We investigated the production of matrix metalloproteinase (MMP) by hyaluronan(HA) stimulation in a human cancer cell line, QG90, that expresses a large amount of CD44s, a HA receptor. Treatment of QG90 with HA strongly activated MMP-2 secretion in a time- and dose-dependent manner. We found that expression of antisense CD44s in QG90 cells substantially inhibited the HA-dependent secretion of MMP-2, whereas overexpression of full-length CD44s augmented the HA-dependent secretion of MMP-2. In addition, pretreatment of cells with the neutralizing anti-CD44 antibody significantly inhibited both the HA-dependent MMP-2 secretion and the HA-dependent activation of mitogen-activated protein kinase in a dose-dependent manner. Similarly, treatment of cells with a Ras farnesyltransferase inhibitor, manumycin A, strongly inhibited the HA-dependent MMP-2 secretion. Moreover, in vitro invasiveness of QG90 and its activation by HA were clearly suppressed by the expression of antisense CD44s. In addition, treatment of cells with anti-CD44, a mitogen-activated protein/extracellular signal-regulated kinase kinase 1 inhibitor, PD98059, or phosphatidylinositol 3′-kinase inhibitors, wortmannin and LY294002, effectively blocked the HA-dependent activation of the invasiveness. In contrast, overexpression of full-length CD44 substantially activated the invasiveness of QG90. Taken together, HA-CD44s signaling plays a key role in the HA-dependent secretion of MMP-2 and, hence, in the invasiveness of QG90 cells.
MMPs3 are a family of zinc-required matrix-degrading enzymes that play a critical role in invasion and metastasis of cancer cells (1). Despite its importance, the regulation of MMP secretion in cells is not yet completely understood. We have reported that stimulation of ovarian cancer cells with fibronectin strongly activated the secretion of MMP-9 via integrin-Ras signaling (2, 3, 4). These results suggest that activation of intracellular signaling cascade by an extracellular matrix component can activate MMP secretion.
To obtain more clues, we investigated the effect of HA on MMP production in cancer cells that express a large amount of CD44s, an HA receptor (5). The presence of high levels of CD44s is implicated in the unfavorable prognosis of human carcinomas (6, 7). Similarly, HA is emerging as an important metastatic maker in a number of human carcinomas (8, 9, 10, 11). Inhibition of CD44 expression by an antisense oligonucleotide inhibited the invasion of glioma cells (11). Overexpression of HA synthase 2, Has2, in a fibrosarcoma cell line activated anchorage-independent growth (12), whereas expression of HA synthase 1, Has1, in a mouse mammary carcinoma cell line activated metastasis (13). Despite the importance of HA-CD44 signaling in tumorigenesis, it has been studied mainly on the context of cell proliferation and migration (5, 14), and its role in the destruction of matrix remains to be studied. Here, we show that HA-CD44 signaling can activate MMP-2 secretion in a cell line derived from human small-cell lung carcinoma. Moreover, we show that both expression of antisense CD44 and treatment of cells with anti-CD44 can block the HA-dependent MMP-2 secretion and, subsequently, invasion of the cells.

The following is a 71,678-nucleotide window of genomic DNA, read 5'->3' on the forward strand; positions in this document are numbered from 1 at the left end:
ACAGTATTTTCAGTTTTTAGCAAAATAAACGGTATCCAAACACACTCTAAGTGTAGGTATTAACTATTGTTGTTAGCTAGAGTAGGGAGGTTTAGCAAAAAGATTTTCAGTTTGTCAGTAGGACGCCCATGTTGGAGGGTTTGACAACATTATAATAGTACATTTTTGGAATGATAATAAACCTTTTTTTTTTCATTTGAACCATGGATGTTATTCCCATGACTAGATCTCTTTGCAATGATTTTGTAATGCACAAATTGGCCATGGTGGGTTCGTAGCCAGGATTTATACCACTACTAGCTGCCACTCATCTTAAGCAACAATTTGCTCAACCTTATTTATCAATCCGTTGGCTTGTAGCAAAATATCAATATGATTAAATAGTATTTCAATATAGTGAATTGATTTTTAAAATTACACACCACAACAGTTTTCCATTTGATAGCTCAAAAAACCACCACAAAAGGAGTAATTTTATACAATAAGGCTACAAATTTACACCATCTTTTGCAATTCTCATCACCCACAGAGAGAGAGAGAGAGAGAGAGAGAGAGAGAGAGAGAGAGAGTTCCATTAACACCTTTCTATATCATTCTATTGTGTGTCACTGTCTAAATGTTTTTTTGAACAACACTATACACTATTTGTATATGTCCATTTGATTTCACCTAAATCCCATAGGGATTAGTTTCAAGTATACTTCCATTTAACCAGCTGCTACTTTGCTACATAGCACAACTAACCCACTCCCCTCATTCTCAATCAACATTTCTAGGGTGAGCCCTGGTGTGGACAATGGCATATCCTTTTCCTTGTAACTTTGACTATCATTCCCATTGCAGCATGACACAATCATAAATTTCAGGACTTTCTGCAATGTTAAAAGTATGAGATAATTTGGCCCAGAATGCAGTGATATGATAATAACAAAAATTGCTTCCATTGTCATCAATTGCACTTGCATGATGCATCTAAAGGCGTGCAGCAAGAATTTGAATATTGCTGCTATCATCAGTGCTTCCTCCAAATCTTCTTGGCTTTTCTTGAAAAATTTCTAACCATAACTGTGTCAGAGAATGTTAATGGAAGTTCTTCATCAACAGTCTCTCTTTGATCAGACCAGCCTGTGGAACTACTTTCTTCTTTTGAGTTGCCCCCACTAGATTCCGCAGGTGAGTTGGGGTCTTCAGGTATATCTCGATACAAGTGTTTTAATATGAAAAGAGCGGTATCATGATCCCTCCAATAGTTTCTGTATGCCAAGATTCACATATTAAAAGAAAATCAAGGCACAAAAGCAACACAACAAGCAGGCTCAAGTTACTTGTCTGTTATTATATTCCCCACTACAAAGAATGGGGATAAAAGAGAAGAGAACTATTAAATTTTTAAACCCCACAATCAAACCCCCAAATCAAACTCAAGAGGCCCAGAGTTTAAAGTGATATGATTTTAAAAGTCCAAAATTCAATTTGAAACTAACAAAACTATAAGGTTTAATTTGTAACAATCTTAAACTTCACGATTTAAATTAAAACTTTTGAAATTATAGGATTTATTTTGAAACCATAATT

Materials and Methods
Cell Culture, Plasmid Construction, and Transfection.
Isolation of CD44s Gene by Reverse Transcription-PCR and Preparation of Antisense CD44.
cDNA from QG90 was prepared by the TRIzol LS Reagent and Superscript Preamplification System (Life Technologies, Inc.). PCR was performed as described previously (16) using a specific pair of primers (5′-AGGGATCCTCCAGCTCCTTT-3′; 5′-TTTCCAAGATAATGGTGTAG-3′). The PCR product was subcloned into pcDNA3.1/Myc-His B(−). For the preparation of antisense CD44 by PCR, a specific pair of primers (5′-AACAGTCGAAGAAGGTGTGGG-3′; 5′-TTTCCAAGATAATGGTGTAGGTGTTA-3′) was used. The PCR products were resolved in a 1.5% agarose gel and subcloned into pcDNA3.1/Myc-His B(−).
HA Treatment of Cells.
Cells were treated with HA (100 μg/ml; Sigma) in serum-free medium for the indicated times. To exclude the possibility of growth factor contamination, HA solution was boiled at 100°C for 5 min before use (14). After incubation, conditioned medium were collected, clarified by centrifugation, and subjected for zymography.
Assay of Gelatin-degrading MMPs by Zymography.
Activities of MMPs in the conditioned medium were assayed by gelatin zymography as described previously (17).
Immunoblotting with anti-MMP-2 antibody was performed as described previously (18, 19).
Invasion Assay by Matrigel.
Cells were assayed for their invasiveness by a modified Boyden chamber method (19). Briefly, conditioned medium obtained from QG90 were placed in the lower compartment of the chambers. Cells suspended in serum-free DMEM were seeded onto Matrigel-coated filters. After 15 h of incubation, cells invaded to the lower surface of the filters were fixed, stained, and counted.
Results and Discussion
We first examined the expression of standard form CD44 protein (CD44s) in human cell lines derived from colon carcinoma (HT29), small-cell lung carcinoma (QG90), and gastric carcinoma (MKN28 and NUGC3) by immunoblotting with anti-CD44s (NeoMarkers, Fremont, CA). Among these cell lines, only QG90 expressed a large amount of CD44s, whereas others did not (Fig. 1,A). We confirmed by cloning and sequencing that CD44 gene expressed in QG90 was exactly the standard form (data not shown). With these cells, we next examined MMP-2 secretion and effect of HA treatment on MMP secretion. Cells serum-starved for 15 h were incubated in serum-free medium for 3 h in the presence or absence of HA. After incubation, conditioned medium were collected and subjected to gelatin zymography. As shown in Fig. 1,A (lower panel), QG90 secreted MMP-2 in the absence of HA and HA treatment activated the secretion whereas other cell lines did not secret detectable amounts of MMP-2 nor respond to the HA treatment. In QG90, we found that HA stimulated MMP-2 secretion in a time- and dose-dependent manner (Fig. 1 B). In contrast, gelatin-degrading activity corresponding to the size of MMP-9 (Mr 92,000) was undetectable.